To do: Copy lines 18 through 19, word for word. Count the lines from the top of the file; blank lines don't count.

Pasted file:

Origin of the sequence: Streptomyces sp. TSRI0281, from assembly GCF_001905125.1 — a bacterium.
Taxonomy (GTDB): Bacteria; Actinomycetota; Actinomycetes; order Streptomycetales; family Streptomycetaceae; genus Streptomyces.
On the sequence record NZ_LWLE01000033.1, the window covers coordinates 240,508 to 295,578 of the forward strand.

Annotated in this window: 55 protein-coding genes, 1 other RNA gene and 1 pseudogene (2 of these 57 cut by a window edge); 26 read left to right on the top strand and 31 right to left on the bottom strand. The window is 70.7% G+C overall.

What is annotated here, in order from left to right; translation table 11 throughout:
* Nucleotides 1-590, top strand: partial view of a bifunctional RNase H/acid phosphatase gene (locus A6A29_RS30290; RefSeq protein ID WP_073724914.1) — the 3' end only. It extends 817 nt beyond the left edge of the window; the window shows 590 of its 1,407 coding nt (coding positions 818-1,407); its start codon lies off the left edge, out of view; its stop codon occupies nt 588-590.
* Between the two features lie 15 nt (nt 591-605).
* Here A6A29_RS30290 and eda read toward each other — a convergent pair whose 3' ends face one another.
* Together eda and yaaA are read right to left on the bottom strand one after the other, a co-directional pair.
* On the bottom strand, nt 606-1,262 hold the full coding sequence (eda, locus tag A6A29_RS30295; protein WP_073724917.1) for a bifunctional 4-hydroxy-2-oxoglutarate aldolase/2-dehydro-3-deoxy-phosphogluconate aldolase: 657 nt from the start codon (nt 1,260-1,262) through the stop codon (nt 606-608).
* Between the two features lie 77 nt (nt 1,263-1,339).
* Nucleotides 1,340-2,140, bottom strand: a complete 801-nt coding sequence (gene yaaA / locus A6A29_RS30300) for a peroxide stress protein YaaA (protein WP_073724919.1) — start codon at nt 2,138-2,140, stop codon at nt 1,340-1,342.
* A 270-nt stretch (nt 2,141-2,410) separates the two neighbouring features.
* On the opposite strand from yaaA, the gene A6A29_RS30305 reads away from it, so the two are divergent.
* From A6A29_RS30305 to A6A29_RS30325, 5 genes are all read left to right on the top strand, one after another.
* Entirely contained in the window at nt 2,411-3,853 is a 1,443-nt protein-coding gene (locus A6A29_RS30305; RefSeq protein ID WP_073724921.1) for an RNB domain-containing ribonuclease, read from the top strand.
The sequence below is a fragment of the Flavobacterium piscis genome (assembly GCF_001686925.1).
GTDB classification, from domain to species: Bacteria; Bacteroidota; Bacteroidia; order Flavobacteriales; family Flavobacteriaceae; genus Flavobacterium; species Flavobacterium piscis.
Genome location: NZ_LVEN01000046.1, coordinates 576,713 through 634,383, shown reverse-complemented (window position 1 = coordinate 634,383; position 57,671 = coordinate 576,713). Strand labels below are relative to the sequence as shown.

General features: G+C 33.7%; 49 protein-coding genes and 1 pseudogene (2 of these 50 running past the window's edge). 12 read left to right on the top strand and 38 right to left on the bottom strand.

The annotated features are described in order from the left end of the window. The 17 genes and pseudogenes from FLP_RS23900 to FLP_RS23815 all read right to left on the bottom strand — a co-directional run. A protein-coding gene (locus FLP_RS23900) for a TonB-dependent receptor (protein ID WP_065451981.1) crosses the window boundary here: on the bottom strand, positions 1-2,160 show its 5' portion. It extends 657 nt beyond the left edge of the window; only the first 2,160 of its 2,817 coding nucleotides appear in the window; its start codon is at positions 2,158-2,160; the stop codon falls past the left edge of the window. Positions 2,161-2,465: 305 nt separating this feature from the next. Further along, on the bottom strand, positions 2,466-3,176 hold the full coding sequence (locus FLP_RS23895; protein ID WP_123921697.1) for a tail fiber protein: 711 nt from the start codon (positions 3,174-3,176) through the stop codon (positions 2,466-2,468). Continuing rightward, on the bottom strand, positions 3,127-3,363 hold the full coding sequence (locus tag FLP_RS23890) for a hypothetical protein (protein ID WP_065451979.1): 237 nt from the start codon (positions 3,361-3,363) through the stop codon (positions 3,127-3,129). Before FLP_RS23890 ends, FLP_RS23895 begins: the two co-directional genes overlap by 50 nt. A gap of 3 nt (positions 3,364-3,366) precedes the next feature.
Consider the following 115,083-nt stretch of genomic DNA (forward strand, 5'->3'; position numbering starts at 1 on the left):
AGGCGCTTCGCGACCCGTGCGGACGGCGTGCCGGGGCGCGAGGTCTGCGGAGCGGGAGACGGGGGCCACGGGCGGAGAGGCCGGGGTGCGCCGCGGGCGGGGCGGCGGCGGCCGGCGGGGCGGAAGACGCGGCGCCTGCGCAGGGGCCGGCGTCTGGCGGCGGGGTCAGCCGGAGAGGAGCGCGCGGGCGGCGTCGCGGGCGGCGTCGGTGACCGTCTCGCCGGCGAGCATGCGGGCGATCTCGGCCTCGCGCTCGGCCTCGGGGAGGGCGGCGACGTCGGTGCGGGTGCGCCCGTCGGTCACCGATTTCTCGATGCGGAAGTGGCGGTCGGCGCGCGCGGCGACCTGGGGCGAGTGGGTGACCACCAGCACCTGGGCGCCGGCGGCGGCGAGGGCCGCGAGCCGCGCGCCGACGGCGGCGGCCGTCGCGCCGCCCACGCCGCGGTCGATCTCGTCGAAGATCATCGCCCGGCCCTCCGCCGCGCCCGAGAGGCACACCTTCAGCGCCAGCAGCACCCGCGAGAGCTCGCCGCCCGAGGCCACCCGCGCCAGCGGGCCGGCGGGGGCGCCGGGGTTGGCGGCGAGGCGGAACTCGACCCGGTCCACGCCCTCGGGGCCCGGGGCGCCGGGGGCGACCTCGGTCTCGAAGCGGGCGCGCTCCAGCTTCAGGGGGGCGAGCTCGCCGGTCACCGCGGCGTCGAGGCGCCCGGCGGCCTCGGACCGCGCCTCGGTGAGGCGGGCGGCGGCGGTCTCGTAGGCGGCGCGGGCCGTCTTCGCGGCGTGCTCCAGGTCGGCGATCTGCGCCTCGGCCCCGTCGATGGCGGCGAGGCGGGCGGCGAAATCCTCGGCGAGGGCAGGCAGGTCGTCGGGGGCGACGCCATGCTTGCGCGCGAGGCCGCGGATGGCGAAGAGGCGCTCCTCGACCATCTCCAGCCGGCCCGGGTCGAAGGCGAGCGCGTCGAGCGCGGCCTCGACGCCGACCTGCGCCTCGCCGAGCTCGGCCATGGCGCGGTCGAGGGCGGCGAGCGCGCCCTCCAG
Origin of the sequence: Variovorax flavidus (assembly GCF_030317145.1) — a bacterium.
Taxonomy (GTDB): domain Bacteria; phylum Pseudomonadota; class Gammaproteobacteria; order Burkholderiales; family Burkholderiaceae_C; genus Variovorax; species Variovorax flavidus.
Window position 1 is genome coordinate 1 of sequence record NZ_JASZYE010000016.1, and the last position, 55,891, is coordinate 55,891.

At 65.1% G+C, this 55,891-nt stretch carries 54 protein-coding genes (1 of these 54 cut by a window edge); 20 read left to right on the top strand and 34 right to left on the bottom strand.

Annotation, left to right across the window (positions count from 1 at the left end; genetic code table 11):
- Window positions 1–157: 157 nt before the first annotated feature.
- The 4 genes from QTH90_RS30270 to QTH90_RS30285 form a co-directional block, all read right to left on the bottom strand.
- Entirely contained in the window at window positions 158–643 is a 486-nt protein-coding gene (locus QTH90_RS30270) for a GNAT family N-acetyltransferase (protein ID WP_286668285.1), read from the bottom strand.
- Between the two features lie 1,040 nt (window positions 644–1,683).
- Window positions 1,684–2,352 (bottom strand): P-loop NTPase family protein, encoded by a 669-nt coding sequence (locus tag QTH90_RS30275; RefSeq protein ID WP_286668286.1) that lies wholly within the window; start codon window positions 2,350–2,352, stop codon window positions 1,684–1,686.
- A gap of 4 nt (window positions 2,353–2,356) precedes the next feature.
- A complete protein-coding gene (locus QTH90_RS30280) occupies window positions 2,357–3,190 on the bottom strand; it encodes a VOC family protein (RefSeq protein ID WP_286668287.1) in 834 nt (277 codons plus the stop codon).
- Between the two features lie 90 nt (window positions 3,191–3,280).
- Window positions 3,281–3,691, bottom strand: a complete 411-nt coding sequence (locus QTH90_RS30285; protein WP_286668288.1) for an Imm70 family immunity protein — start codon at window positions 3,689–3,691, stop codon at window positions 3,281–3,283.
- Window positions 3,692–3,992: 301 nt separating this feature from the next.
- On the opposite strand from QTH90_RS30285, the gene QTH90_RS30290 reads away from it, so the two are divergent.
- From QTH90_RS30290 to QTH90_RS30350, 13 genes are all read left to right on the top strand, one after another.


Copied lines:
GTDB classification, from domain to species: Bacteria; Bacteroidota; Bacteroidia; order Flavobacteriales; family Flavobacteriaceae; genus Flavobacterium; species Flavobacterium piscis.
Genome location: NZ_LVEN01000046.1, coordinates 576,713 through 634,383, shown reverse-complemented (window position 1 = coordinate 634,383; position 57,671 = coordinate 576,713). Strand labels below are relative to the sequence as shown.